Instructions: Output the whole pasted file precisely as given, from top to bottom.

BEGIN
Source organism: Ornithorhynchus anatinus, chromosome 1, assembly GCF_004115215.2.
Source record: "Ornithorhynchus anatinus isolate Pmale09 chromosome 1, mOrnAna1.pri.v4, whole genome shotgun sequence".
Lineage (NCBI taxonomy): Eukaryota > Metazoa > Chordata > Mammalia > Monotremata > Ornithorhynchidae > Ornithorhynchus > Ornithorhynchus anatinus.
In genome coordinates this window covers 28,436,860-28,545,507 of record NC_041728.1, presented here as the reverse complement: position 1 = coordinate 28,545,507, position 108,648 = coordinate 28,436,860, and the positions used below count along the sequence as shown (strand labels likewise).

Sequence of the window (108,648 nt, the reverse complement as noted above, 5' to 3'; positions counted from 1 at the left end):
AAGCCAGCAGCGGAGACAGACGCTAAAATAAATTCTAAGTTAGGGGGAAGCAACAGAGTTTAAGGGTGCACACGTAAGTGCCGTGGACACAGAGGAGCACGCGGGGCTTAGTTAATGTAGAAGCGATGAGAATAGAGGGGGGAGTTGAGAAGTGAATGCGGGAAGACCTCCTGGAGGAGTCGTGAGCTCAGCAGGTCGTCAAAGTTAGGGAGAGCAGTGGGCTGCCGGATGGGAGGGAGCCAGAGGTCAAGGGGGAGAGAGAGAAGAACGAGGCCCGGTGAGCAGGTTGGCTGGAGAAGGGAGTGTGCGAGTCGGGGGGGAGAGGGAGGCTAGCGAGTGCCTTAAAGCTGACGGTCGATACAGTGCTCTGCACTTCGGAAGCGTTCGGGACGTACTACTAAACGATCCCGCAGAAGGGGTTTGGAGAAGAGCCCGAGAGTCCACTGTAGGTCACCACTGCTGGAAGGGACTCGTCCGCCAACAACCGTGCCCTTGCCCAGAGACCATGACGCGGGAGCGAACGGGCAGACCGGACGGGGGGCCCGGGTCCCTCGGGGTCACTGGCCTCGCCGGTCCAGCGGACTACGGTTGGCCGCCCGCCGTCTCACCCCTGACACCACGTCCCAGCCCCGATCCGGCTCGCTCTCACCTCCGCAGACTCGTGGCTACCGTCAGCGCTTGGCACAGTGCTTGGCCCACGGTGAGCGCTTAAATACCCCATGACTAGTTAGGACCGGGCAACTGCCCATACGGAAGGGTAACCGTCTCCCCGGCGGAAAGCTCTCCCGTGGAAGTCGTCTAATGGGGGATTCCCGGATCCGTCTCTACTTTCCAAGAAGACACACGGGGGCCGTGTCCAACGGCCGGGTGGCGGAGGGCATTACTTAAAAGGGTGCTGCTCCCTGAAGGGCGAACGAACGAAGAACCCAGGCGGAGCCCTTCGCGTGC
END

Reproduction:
Source organism: Ornithorhynchus anatinus, chromosome 1, assembly GCF_004115215.2.
Source record: "Ornithorhynchus anatinus isolate Pmale09 chromosome 1, mOrnAna1.pri.v4, whole genome shotgun sequence".
Lineage (NCBI taxonomy): Eukaryota > Metazoa > Chordata > Mammalia > Monotremata > Ornithorhynchidae > Ornithorhynchus > Ornithorhynchus anatinus.
In genome coordinates this window covers 28,436,860-28,545,507 of record NC_041728.1, presented here as the reverse complement: position 1 = coordinate 28,545,507, position 108,648 = coordinate 28,436,860, and the positions used below count along the sequence as shown (strand labels likewise).

Sequence of the window (108,648 nt, the reverse complement as noted above, 5' to 3'; positions counted from 1 at the left end):
AAGCCAGCAGCGGAGACAGACGCTAAAATAAATTCTAAGTTAGGGGGAAGCAACAGAGTTTAAGGGTGCACACGTAAGTGCCGTGGACACAGAGGAGCACGCGGGGCTTAGTTAATGTAGAAGCGATGAGAATAGAGGGGGGAGTTGAGAAGTGAATGCGGGAAGACCTCCTGGAGGAGTCGTGAGCTCAGCAGGTCGTCAAAGTTAGGGAGAGCAGTGGGCTGCCGGATGGGAGGGAGCCAGAGGTCAAGGGGGAGAGAGAGAAGAACGAGGCCCGGTGAGCAGGTTGGCTGGAGAAGGGAGTGTGCGAGTCGGGGGGGAGAGGGAGGCTAGCGAGTGCCTTAAAGCTGACGGTCGATACAGTGCTCTGCACTTCGGAAGCGTTCGGGACGTACTACTAAACGATCCCGCAGAAGGGGTTTGGAGAAGAGCCCGAGAGTCCACTGTAGGTCACCACTGCTGGAAGGGACTCGTCCGCCAACAACCGTGCCCTTGCCCAGAGACCATGACGCGGGAGCGAACGGGCAGACCGGACGGGGGGCCCGGGTCCCTCGGGGTCACTGGCCTCGCCGGTCCAGCGGACTACGGTTGGCCGCCCGCCGTCTCACCCCTGACACCACGTCCCAGCCCCGATCCGGCTCGCTCTCACCTCCGCAGACTCGTGGCTACCGTCAGCGCTTGGCACAGTGCTTGGCCCACGGTGAGCGCTTAAATACCCCATGACTAGTTAGGACCGGGCAACTGCCCATACGGAAGGGTAACCGTCTCCCCGGCGGAAAGCTCTCCCGTGGAAGTCGTCTAATGGGGGATTCCCGGATCCGTCTCTACTTTCCAAGAAGACACACGGGGGCCGTGTCCAACGGCCGGGTGGCGGAGGGCATTACTTAAAAGGGTGCTGCTCCCTGAAGGGCGAACGAACGAAGAACCCAGGCGGAGCCCTTCGCGTGC